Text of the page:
People around the newsroom are saying they haven’t seen the falls this powerful in years. I went down this afternoon to take some pictures and wound up shooting an impromptu video using my Sony point-and-shoot and editing it in Final Cut.
If I’d planned this better, I’d have taken a video camera. But then I’d have been duplicating what my co-worker Thomas Clouse is working on. I’ll post that up when he’s finished in the next few days so you can compare.
Anyway, here’s 10 seconds to give you a taste of how much water is moving.
I remember walking in my grad school commencement a couple years back. Like most fellow graduates, I was smiling. Unlike quite a few fellow graduates, I was smiling about the achievement AND the fact that I’d already lined up a job.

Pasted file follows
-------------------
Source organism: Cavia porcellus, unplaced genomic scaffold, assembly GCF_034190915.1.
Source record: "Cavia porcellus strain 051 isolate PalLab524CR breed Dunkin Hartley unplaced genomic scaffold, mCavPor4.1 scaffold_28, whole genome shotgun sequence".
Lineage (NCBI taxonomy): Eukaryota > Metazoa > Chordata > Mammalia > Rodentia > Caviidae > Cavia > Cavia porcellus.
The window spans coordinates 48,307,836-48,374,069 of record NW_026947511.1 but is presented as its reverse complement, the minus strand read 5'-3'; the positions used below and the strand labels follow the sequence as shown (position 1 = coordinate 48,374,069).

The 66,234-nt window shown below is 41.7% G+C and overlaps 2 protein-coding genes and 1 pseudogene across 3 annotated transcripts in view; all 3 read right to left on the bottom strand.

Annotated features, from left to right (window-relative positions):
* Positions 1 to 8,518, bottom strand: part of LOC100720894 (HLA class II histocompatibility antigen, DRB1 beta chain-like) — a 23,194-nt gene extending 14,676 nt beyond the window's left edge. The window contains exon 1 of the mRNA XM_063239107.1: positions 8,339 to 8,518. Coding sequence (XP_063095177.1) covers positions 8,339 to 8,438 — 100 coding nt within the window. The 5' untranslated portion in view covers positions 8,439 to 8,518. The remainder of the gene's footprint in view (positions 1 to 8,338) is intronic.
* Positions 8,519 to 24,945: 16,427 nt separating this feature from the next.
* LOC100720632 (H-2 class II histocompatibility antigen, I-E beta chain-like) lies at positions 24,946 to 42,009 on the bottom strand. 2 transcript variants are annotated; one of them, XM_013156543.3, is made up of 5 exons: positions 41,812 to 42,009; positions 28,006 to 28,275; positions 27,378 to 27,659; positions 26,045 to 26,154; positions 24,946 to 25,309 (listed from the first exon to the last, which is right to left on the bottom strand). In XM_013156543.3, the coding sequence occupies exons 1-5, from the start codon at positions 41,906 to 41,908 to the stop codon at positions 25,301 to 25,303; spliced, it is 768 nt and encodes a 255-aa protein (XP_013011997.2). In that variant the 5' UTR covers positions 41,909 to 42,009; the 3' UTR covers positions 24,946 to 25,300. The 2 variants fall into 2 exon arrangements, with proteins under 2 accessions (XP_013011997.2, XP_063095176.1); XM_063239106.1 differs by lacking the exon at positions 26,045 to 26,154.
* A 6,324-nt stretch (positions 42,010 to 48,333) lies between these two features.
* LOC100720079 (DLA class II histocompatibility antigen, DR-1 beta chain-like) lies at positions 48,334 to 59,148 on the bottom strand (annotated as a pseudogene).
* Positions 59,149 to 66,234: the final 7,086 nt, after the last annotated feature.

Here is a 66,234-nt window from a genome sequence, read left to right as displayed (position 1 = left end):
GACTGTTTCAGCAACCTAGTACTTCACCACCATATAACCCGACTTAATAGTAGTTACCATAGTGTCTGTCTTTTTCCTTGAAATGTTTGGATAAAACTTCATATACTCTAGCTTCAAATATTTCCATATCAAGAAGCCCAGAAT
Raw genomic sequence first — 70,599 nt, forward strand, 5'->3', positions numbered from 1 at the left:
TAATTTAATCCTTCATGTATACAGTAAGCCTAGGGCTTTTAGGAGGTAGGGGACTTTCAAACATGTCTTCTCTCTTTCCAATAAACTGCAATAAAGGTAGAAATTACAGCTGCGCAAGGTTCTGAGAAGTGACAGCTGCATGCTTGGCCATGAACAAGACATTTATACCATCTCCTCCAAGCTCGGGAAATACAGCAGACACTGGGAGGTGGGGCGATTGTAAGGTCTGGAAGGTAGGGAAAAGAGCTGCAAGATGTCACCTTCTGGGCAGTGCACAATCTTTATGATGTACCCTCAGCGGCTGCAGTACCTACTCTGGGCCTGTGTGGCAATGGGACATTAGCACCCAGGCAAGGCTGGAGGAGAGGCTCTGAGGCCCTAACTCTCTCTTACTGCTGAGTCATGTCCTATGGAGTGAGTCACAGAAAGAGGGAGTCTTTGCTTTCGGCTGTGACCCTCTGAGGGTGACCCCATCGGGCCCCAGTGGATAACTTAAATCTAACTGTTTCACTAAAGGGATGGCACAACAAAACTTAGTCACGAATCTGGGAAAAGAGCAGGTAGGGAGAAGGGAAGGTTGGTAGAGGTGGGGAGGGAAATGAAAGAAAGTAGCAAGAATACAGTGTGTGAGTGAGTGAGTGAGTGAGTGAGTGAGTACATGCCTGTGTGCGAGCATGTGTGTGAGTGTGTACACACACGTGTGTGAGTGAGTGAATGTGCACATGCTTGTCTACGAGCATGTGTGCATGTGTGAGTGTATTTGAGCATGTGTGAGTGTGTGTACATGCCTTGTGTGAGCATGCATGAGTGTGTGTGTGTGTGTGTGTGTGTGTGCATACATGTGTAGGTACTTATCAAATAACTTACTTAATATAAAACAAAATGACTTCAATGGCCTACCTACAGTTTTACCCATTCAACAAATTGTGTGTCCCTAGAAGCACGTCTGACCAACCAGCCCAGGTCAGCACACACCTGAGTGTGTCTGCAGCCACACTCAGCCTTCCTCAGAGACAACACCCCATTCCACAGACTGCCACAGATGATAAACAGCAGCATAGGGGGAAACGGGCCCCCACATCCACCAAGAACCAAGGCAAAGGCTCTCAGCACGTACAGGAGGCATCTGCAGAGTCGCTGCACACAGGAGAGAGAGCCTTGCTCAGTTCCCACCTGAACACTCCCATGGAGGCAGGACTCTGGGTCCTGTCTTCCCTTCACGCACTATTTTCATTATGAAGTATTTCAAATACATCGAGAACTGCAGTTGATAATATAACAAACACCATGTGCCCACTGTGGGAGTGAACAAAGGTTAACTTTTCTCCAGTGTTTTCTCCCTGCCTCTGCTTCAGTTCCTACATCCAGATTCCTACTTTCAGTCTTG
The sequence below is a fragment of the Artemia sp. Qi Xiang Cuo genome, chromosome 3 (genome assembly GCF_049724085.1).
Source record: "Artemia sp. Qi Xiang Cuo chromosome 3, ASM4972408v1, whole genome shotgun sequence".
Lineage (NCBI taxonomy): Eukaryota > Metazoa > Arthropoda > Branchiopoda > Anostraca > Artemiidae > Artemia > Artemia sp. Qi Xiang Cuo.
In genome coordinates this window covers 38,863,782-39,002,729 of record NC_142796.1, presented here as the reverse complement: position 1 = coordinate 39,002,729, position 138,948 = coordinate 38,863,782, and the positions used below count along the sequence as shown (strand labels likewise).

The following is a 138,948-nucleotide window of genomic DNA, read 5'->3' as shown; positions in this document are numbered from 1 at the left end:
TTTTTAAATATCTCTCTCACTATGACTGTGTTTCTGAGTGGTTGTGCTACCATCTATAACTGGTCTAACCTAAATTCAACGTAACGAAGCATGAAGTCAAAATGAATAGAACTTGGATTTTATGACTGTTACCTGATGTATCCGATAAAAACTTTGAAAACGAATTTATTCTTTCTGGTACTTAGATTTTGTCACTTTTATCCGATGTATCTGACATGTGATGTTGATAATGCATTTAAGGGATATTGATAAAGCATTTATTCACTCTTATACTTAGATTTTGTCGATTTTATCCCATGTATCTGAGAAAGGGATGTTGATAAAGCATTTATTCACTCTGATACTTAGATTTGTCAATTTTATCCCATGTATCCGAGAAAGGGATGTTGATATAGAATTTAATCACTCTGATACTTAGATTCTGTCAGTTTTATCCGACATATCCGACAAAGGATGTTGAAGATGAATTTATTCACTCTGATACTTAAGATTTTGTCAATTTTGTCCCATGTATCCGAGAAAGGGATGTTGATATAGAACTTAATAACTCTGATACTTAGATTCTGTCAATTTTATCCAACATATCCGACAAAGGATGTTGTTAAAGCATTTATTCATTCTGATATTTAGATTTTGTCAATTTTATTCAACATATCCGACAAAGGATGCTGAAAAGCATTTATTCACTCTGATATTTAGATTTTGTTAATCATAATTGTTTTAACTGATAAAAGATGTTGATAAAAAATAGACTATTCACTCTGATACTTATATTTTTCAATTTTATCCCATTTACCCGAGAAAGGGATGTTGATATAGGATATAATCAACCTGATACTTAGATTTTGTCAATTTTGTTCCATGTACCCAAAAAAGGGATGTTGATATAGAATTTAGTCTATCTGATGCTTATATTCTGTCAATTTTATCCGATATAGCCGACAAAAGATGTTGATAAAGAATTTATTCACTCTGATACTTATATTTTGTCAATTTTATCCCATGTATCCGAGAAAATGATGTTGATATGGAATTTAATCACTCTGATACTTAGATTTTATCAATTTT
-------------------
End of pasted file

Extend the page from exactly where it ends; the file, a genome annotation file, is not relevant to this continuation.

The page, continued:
This week, my former adviser Daryl Moen noted in an email to his listserv of Missouri J School grads that he’s noticed more anxiety among graduating seniors/grad students and fewer of them heading into a full-time job right away. This shouldn’t be surprising if you’re following the industry news.
Fortunately, there are some good collections of advice floating around out there. And they’re not limited to how to get a job. If you’ve got a minute between writing cover letters and updating your resume, check these out.
- Journerdism: “Make organization and the elimination of clutter (especially information clutter) a life long process. Twitter is neat, but addicting and dangerous. We lost a lot of good men in the war to Twitter.”